2016 produced a record setting number of healthcare deals.
This trend is expected to continue as the healthcare industry shifts towards a pay for value over volume system serving patients, a hallmark of the ACA. With increased interest in wellness, healthcare organizations are adjusting their strategies to add new capabilities to stay competitive.
Daily, the sale or merger of a company involved in a service industry grabs the headlines. Whether a service provider to the healthcare, insurance or other industry, it feels like all companies and industries are in “play”. The announcements of these sales or mergers are normally accompanied with assurances from management that the ownership change will not adversely affect employees or the level of service to customers.
Global M&A deals across all industries exceeded $1.0 trillion during the second quarter of 2014, the highest level since 2007, according to Thompson Reuters. Private equity groups and corporations, sitting on stockpiles of cash coupled with the ability to borrow at record low rates, are helping drive the acquisition spree. The healthcare industry appears to be riding the coattails of the overall market activity. Through the first half of 2014 the healthcare sectors tracked by the PCE Industry Update – Healthcare show that 729 M&A transaction deals were announced or closed compared to only 631 in the same period in 2013.
The compounding pharmacy industry is ripe for consolidation and many anticipate a pickup in M&A activity. As compounding pharmacist head to Washington, DC to attend the industry insiders “IACP’s 20th Compounders on Capitol Hill 2014” summit later this month, it is worthwhile to provide insight on this subsector.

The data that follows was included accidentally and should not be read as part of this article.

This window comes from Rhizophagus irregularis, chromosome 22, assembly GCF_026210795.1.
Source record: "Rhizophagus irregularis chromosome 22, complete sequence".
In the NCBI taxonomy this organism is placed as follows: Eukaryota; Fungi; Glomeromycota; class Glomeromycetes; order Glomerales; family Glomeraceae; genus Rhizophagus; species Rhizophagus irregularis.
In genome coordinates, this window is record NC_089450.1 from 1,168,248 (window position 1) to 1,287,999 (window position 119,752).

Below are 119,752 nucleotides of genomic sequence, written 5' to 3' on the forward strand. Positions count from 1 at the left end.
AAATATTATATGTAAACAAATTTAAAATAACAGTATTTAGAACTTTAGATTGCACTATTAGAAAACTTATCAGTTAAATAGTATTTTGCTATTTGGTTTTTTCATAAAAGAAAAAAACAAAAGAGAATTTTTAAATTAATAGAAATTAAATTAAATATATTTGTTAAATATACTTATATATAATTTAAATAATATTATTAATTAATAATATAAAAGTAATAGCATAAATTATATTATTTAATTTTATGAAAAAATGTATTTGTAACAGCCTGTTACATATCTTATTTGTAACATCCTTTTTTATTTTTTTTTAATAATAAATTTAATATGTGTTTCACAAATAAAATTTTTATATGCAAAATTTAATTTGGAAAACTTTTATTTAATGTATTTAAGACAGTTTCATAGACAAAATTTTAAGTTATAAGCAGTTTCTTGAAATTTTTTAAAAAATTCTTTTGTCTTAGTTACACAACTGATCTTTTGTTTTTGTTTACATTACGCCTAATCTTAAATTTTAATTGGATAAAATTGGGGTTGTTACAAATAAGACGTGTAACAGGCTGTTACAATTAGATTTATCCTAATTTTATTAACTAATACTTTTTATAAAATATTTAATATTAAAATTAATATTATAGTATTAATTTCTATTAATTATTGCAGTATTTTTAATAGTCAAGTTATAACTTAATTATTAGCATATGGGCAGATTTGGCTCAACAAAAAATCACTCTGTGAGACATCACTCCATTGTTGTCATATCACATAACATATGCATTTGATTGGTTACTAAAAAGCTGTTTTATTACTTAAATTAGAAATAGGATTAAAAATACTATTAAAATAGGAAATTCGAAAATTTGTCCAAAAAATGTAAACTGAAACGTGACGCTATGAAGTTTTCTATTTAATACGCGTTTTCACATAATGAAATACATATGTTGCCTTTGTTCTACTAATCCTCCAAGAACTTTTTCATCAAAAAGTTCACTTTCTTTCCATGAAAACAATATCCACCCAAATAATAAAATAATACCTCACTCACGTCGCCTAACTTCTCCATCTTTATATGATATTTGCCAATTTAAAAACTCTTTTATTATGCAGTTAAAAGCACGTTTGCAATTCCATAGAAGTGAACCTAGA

The President, Congress and supporters originally called the new healthcare legislation the Patient Protection and Affordable Care Act (PPACA). It was then shortened or referred to as the Affordable Care Act (ACA), and is now lovingly or perhaps disparagingly referred to as Obamacare by supporters and naysayers. Whatever you call the law, whatever you think about it, or whatever the final outcome, one thing is for certain, ACA has permanently changed the healthcare industry. The law is driving consolidation among healthcare payers and has spurred change and consolidation among the healthcare supplier and service provider industries.
For a variety of reasons, the acquisition of medical practices by hospitals has become more attractive in recent years. The volume of acquisitions is increasing steadily and therefore physicians and their advisors need to understand the valuation process which drives the purchase price. Almost all hospitals hire a valuation firm that “represents” their interests. We believe that in order to level the playing field, each party should retain their own valuation experts.
The long-awaited opinion issued in late June by the U.S. Supreme Court clarified the constitutionality of the Patient Protection and Affordable Care Act of 2010 (“PPACA”). The Court ruled that the requirement that every American carry health insurance is a tax and as a result, is constitutional. The ruling permits the federal government to pursue a broad expansion of the Medicaid health program for the poor.